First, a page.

What will the next 150 years look like for Canada's aging population?

June 29, 2017

For the first time ​since Confederation, Canada is older than it is young. The most recent data from Statistics Canada has confirmed that the number of residents over 65 now exceeds the number of those aged 14 and under. By 2030, it is estimated that one in four Canadians will be a senior citizen.

It’s an impressive generational shift – one that McMaster University’s president Patrick Deane felt compelled to highlight during his spring convocation address: “As seniors come to outnumber children and the active, wealth-producing workforce shrinks," he stated, "it is obvious that significant challenges lie ahead as the torch passes from one generation to the next."

But Deane also went on to express that opportunity will abound for those who ask the right questions and “through creativity, curiosity and innovativeness find answers their elders cannot imagine.” “Our sesquicentennial is an opportunity to look into the future and to imagine what Canada will become in the next 50 or 100 years,” he said.

McMaster University’s researchers are already ​taking on the challenges of an aging population. Through initiatives such as the McMaster Institute for Research on Aging (MIRA) and the Labarge Centre for Mobility in Aging, among others, they’re studying how to eat, design cars, prevent disease, plan communities, stay mobile and engage in an aging society. And they’re seeing results.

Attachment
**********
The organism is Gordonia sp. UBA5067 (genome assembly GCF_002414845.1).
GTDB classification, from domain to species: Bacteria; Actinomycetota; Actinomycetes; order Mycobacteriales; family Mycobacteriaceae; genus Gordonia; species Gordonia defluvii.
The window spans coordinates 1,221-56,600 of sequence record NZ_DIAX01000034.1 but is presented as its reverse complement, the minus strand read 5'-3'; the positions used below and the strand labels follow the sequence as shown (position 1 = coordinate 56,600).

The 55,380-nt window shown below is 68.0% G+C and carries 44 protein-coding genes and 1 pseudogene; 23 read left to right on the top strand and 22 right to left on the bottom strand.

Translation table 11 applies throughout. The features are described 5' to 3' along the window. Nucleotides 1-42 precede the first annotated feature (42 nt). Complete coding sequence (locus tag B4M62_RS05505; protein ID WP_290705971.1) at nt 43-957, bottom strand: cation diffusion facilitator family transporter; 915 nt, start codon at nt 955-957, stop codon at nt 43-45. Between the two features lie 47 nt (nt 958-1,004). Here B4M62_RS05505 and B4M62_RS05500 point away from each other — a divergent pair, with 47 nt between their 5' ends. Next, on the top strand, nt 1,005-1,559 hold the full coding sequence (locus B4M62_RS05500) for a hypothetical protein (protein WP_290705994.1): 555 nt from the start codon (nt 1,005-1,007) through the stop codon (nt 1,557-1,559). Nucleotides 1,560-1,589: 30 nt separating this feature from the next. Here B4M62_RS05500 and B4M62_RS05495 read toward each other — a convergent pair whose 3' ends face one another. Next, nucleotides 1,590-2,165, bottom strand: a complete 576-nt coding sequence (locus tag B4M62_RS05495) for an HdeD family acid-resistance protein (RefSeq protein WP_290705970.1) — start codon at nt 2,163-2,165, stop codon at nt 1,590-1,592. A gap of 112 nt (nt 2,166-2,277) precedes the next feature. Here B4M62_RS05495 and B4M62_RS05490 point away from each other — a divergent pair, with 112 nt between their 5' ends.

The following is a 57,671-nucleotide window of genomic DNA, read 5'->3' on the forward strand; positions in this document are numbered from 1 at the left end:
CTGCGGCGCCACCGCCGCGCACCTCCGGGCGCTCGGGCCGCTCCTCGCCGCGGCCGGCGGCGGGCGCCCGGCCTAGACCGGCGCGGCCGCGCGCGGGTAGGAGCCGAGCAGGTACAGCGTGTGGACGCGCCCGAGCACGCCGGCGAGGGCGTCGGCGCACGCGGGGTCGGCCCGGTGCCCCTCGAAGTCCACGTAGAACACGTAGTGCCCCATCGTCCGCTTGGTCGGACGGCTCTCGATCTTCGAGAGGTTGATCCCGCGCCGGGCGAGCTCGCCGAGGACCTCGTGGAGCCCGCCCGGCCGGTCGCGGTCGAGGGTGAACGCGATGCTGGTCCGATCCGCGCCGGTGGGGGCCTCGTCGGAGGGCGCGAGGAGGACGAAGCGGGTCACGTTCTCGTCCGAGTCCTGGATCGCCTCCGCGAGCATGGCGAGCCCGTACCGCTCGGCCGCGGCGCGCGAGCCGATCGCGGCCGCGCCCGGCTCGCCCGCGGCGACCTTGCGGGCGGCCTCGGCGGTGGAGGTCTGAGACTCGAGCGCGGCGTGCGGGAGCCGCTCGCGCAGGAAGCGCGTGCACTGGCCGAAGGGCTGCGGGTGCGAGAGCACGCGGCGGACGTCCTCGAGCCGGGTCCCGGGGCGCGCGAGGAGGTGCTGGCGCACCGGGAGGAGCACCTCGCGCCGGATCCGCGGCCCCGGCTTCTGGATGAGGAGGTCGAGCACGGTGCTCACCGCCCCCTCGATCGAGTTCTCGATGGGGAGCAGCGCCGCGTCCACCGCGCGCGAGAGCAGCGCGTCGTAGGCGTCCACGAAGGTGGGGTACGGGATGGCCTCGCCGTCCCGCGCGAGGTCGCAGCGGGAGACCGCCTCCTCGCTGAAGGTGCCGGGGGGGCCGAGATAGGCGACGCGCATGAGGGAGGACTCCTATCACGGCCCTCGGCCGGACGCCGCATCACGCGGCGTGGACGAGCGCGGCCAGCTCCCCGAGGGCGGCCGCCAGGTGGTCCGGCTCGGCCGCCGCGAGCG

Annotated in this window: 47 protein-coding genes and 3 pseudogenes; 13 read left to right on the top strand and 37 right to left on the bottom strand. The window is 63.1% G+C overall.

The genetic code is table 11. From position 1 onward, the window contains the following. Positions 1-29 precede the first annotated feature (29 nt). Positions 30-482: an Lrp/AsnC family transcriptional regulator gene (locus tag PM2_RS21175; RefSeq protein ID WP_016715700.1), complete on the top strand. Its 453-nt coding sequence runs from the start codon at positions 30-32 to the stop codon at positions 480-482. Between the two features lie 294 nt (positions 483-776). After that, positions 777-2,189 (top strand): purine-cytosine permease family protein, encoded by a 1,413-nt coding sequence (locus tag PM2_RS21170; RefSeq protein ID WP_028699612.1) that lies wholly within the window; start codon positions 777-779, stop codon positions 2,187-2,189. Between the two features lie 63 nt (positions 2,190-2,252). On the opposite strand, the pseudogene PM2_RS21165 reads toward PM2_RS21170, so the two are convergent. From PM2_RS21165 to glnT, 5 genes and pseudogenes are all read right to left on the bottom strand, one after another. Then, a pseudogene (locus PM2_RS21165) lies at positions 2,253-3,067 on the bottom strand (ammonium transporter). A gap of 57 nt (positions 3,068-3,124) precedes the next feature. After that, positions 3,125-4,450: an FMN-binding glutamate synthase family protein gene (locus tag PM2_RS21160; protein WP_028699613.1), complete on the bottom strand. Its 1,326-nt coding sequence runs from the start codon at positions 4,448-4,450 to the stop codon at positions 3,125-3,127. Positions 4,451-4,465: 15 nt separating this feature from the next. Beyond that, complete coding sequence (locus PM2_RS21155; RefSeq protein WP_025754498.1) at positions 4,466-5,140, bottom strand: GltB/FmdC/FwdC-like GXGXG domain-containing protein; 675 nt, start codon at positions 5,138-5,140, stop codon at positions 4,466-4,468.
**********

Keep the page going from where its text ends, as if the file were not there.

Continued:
Engineers are inventing devices to help people age safely in their homes and communities. Social scientists are uncovering the roots of social isolation. Nutrition and exercise specialists are finding innovative ways to preserve and extend health. Medical researchers are sharing the best evidence on all aspects of aging through a dedicated public website.

So, what could the next 150 years look like?

Dance programs could benefit the brain 
DANCE researchers are exploring whether participation in regular dance programming can positively impact cognitive functions such as memory, reasoning and learning. Read more

.

Unique health software could be used to improve mobility and independence
​A program developed at McMaster University to help older adults stay out of emergency rooms and be more mobile is expanding to six Ontario communities this fall. Read more

.

We will use new and existing partnerships to stimulate and leverage research on aging 
McMaster University has received $417,500 from the Canadian Institutes of Health Research for six new research projects that will analyze data from the Canadian Longitudinal Study on Aging (CLSA). Read more

.

.

We will better understand the link between gut microbes and age-associated inflammation
Gut microbes cause age-associated inflammation and premature death in mice, McMaster University researchers have found. The study could lead to new strategies to improve intestinal health and immune function in older adults. Read more

.

We will develop strategies to combat homelessness among older people